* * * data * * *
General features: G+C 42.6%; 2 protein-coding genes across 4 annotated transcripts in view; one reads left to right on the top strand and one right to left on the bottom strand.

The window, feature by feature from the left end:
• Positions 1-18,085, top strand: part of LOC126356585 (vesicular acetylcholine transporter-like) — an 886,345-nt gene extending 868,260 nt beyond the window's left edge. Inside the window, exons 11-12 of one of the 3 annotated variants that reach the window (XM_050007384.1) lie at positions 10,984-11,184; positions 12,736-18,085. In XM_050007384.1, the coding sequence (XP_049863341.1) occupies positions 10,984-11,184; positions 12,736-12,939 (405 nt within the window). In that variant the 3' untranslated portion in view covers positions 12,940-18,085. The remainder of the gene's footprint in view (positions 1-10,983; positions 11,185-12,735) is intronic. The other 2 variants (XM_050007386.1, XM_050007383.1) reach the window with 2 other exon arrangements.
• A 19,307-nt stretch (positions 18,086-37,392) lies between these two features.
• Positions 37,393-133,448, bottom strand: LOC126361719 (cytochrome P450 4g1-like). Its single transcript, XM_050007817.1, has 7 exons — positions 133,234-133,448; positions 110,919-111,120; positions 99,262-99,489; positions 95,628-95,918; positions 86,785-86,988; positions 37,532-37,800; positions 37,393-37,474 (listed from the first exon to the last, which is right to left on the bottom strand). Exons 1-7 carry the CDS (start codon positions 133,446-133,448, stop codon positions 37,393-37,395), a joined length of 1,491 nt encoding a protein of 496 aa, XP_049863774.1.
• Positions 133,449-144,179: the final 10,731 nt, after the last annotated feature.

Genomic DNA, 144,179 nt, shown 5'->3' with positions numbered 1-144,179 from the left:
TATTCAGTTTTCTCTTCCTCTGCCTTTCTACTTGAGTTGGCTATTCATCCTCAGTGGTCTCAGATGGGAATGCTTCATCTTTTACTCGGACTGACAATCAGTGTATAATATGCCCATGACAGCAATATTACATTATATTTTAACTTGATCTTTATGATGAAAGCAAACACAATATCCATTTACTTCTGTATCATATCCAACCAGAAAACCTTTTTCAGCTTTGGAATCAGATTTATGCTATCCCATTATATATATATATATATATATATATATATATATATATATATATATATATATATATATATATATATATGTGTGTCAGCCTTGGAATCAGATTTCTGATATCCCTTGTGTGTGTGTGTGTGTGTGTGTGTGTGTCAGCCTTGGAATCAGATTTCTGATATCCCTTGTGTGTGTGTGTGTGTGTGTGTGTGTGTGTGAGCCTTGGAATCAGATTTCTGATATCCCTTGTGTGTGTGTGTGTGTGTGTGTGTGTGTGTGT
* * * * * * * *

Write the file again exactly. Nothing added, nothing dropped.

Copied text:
General features: G+C 42.6%; 2 protein-coding genes across 4 annotated transcripts in view; one reads left to right on the top strand and one right to left on the bottom strand.

The window, feature by feature from the left end:
• Positions 1-18,085, top strand: part of LOC126356585 (vesicular acetylcholine transporter-like) — an 886,345-nt gene extending 868,260 nt beyond the window's left edge. Inside the window, exons 11-12 of one of the 3 annotated variants that reach the window (XM_050007384.1) lie at positions 10,984-11,184; positions 12,736-18,085. In XM_050007384.1, the coding sequence (XP_049863341.1) occupies positions 10,984-11,184; positions 12,736-12,939 (405 nt within the window). In that variant the 3' untranslated portion in view covers positions 12,940-18,085. The remainder of the gene's footprint in view (positions 1-10,983; positions 11,185-12,735) is intronic. The other 2 variants (XM_050007386.1, XM_050007383.1) reach the window with 2 other exon arrangements.
• A 19,307-nt stretch (positions 18,086-37,392) lies between these two features.
• Positions 37,393-133,448, bottom strand: LOC126361719 (cytochrome P450 4g1-like). Its single transcript, XM_050007817.1, has 7 exons — positions 133,234-133,448; positions 110,919-111,120; positions 99,262-99,489; positions 95,628-95,918; positions 86,785-86,988; positions 37,532-37,800; positions 37,393-37,474 (listed from the first exon to the last, which is right to left on the bottom strand). Exons 1-7 carry the CDS (start codon positions 133,446-133,448, stop codon positions 37,393-37,395), a joined length of 1,491 nt encoding a protein of 496 aa, XP_049863774.1.
• Positions 133,449-144,179: the final 10,731 nt, after the last annotated feature.

Genomic DNA, 144,179 nt, shown 5'->3' with positions numbered 1-144,179 from the left:
TATTCAGTTTTCTCTTCCTCTGCCTTTCTACTTGAGTTGGCTATTCATCCTCAGTGGTCTCAGATGGGAATGCTTCATCTTTTACTCGGACTGACAATCAGTGTATAATATGCCCATGACAGCAATATTACATTATATTTTAACTTGATCTTTATGATGAAAGCAAACACAATATCCATTTACTTCTGTATCATATCCAACCAGAAAACCTTTTTCAGCTTTGGAATCAGATTTATGCTATCCCATTATATATATATATATATATATATATATATATATATATATATATATATATATATATATATATATATATGTGTGTCAGCCTTGGAATCAGATTTCTGATATCCCTTGTGTGTGTGTGTGTGTGTGTGTGTGTGTCAGCCTTGGAATCAGATTTCTGATATCCCTTGTGTGTGTGTGTGTGTGTGTGTGTGTGTGTGAGCCTTGGAATCAGATTTCTGATATCCCTTGTGTGTGTGTGTGTGTGTGTGTGTGTGTGTGT